To qualify for any mortgage from a financial institution, you need to prove that the following costs do not constitute more than 40 % of your total monthly gross income:
Monthly Mortgage Payments
Monthly Heating Costs
50% of Monthly Condominium Fee , if applicable
If you have any other committed monthly debt payments, then these payments need to be added to the above, and this total cost cannot exceed 43% of your total monthly gross income. If you and your spouse or partner, are buying the property together, then you can use your joint monthly income in the above equations.
To illustrate the above, I will use some actual figures:
Price of condominium - $400,000
Down payment (5%) - $20,000
High ratio mortgage premium - $15,200
Mortgage amount - $395,200
Monthly mortgage payment (25 year fixed at 2% for 5 years) - $1,673
Monthly condominium fee - $400
Monthly heating cost - $150
Monthly Property Taxes - $125
Under the current stress test rules for mortgages, buyers have to use an interest rate of 2 percentage points, above what the financial institution currently offers them for their mortgage. On this basis, the mortgage interest rate to be used in the earnings calculation increases to 4% per annum, or $2,078 per month
Monthly joint gross earnings required - $ 6,380 (assuming no other monthly committed debt repayments)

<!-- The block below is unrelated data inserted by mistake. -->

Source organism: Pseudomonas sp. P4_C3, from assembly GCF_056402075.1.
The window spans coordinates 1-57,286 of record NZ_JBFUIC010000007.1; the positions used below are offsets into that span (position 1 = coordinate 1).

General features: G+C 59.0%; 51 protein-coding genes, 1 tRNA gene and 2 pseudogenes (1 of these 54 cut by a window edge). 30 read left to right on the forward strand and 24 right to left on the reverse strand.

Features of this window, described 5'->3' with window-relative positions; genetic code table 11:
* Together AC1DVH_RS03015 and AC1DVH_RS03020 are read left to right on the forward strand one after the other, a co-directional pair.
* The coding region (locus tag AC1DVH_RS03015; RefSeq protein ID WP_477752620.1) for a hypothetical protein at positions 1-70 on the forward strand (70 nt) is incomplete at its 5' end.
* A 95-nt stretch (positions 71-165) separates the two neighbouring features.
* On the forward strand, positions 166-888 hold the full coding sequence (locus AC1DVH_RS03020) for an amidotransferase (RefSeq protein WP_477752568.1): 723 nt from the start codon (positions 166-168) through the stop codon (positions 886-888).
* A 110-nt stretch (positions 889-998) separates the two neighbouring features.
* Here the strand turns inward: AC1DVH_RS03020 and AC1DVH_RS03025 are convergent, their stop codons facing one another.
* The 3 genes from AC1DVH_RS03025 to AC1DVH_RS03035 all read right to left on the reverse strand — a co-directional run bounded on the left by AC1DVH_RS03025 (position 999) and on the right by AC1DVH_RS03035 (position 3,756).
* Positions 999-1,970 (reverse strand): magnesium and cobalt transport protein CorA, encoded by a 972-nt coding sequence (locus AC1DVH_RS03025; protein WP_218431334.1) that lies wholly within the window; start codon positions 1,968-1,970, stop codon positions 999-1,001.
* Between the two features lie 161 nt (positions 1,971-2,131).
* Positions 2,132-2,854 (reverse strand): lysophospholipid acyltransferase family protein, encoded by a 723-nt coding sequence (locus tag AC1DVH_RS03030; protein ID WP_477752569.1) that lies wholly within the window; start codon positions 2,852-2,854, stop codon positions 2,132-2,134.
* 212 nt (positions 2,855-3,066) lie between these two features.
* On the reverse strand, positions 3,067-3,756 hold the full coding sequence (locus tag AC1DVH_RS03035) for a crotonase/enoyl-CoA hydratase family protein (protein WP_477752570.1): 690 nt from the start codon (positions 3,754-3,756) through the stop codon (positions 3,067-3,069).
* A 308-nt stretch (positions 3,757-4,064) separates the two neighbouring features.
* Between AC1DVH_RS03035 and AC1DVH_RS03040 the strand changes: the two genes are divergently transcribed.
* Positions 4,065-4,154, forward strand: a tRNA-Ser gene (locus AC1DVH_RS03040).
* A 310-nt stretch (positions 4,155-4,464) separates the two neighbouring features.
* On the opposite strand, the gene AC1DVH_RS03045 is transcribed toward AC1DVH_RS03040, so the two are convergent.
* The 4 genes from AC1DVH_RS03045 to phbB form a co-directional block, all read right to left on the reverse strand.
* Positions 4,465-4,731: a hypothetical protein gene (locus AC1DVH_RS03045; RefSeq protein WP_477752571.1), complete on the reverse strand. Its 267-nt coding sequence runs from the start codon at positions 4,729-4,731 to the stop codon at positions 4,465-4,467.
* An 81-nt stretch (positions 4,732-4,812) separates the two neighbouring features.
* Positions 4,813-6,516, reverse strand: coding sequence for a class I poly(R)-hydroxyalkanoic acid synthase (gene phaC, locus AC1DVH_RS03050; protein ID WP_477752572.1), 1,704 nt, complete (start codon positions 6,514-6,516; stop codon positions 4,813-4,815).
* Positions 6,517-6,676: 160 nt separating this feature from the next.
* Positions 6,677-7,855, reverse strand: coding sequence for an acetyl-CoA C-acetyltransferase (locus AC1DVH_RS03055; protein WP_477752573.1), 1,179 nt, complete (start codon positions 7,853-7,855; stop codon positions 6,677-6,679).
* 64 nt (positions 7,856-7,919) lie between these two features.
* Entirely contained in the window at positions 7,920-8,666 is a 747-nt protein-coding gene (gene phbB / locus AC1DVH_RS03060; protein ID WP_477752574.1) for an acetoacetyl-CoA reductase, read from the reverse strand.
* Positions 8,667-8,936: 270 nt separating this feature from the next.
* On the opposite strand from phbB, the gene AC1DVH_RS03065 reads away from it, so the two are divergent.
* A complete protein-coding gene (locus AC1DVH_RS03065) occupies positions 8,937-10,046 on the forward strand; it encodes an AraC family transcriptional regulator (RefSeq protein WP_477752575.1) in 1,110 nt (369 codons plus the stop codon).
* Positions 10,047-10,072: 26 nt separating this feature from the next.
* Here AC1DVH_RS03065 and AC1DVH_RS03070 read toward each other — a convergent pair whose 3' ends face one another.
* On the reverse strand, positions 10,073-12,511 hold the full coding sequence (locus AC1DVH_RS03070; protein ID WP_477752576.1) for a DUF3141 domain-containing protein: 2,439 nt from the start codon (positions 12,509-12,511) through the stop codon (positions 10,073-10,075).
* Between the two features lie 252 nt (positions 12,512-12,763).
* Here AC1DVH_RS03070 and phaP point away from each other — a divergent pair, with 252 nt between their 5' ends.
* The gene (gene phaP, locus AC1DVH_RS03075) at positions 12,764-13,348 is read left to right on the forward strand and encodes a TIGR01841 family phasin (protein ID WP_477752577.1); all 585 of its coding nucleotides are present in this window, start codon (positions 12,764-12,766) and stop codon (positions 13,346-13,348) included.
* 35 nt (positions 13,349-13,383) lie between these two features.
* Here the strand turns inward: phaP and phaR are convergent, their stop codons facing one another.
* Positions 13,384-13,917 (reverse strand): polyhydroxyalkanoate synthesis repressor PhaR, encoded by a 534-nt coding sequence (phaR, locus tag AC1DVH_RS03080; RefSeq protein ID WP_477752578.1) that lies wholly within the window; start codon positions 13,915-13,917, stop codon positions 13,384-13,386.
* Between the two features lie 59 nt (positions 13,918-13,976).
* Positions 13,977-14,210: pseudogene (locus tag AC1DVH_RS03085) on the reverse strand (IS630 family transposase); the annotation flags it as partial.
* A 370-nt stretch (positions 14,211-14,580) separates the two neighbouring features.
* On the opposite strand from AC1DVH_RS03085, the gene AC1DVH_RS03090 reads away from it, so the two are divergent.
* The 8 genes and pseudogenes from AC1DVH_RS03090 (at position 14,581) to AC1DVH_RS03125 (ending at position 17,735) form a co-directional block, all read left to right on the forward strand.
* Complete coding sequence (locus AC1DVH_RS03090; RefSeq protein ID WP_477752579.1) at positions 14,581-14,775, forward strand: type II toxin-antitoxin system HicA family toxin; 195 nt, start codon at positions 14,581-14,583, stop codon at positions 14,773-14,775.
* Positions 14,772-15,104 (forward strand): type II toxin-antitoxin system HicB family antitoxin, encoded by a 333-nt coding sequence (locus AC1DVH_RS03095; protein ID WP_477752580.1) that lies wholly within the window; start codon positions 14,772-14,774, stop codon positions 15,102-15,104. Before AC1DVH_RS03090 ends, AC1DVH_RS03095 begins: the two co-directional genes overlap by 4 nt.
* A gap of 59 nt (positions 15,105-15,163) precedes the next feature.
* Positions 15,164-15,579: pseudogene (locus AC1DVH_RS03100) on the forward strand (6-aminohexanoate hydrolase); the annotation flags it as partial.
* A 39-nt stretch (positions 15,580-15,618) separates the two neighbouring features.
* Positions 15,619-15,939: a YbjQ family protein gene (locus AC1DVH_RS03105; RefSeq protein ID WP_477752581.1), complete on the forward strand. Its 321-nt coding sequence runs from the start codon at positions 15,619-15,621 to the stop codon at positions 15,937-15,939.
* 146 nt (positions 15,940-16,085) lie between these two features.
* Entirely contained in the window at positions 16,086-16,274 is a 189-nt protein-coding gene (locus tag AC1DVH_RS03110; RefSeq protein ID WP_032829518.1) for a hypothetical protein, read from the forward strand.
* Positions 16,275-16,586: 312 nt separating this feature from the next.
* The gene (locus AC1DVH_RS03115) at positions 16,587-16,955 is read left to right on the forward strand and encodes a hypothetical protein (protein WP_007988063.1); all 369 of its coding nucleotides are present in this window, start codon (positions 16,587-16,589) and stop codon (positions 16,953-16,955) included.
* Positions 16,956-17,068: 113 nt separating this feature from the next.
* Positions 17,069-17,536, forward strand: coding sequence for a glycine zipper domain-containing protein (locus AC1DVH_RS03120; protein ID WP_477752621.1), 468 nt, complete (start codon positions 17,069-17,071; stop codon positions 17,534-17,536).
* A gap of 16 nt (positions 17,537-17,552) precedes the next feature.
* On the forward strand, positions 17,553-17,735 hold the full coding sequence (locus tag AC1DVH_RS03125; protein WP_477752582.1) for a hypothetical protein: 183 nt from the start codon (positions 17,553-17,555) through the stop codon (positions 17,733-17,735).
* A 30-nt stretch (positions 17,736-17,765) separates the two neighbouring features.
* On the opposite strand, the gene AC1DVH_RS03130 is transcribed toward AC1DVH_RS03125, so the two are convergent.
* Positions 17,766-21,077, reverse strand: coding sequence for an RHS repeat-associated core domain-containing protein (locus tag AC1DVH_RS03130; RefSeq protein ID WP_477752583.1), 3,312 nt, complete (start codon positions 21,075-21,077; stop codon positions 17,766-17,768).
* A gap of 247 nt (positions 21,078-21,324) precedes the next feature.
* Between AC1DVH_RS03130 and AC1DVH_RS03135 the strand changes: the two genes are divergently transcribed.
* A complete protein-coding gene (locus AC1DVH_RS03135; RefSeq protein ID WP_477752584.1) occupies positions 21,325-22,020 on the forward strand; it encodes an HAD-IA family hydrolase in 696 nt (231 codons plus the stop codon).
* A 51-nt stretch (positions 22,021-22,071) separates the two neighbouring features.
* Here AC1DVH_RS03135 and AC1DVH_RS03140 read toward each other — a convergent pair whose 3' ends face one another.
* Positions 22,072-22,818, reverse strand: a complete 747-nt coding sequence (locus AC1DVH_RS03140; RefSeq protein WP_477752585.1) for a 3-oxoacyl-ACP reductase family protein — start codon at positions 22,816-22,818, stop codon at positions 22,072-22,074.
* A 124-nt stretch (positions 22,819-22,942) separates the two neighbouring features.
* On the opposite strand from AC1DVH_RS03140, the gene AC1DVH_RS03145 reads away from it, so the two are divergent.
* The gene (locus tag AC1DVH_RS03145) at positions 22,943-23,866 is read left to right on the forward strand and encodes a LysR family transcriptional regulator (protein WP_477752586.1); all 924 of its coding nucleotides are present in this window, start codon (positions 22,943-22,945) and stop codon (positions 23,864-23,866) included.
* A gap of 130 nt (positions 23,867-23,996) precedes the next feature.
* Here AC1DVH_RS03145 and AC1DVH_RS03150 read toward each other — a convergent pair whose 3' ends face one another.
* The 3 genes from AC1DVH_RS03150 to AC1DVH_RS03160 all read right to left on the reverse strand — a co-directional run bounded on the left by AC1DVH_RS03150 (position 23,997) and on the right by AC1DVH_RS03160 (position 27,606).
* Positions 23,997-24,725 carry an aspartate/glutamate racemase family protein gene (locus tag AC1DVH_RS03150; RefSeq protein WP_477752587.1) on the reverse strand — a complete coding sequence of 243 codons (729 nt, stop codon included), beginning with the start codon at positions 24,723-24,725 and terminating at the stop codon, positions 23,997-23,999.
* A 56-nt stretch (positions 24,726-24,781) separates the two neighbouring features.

So in the above case, you would have to jointly earn at least $ 76,560 per year, before any deductions, in order to qualify for the required mortgage.
In addition, you would also have to make the following once off payments, prior to the closing date:
Deposit +- $5,000 or 5% of the negotiated price, (paid at time of making the offer, but deducted from the above down payment requirement)
Home inspection fee - $400 - $500, (can normally be dispensed with, when acquiring a condominium)
Lawyer's fee - $1,200 plus the following, paid to the lawyer just prior to the closing date
Property Registration fee - $150
Title insurance - $420
PST on mortgage insurance premium - $1,216
Any seller's prepayments regarding property taxes, utilities and water tank rentals etc.
Land Transfer Tax - $4,475
First time buyer, Land Transfer Tax rebate is $4,000. So, in effect, only $475 will be payable on this property.
So, prior to making a firm offer, you should have at least $9,000 available, to cover the above costs.
It is also a good idea to work with a mortgage broker or financial institution, to get a letter confirming your pre-approval up to a certain amount, for the purchase of a property. Together with your realtor, you can then set the parameters for your property search, and start visiting the appropriate properties, found through your realtor's search mechanism.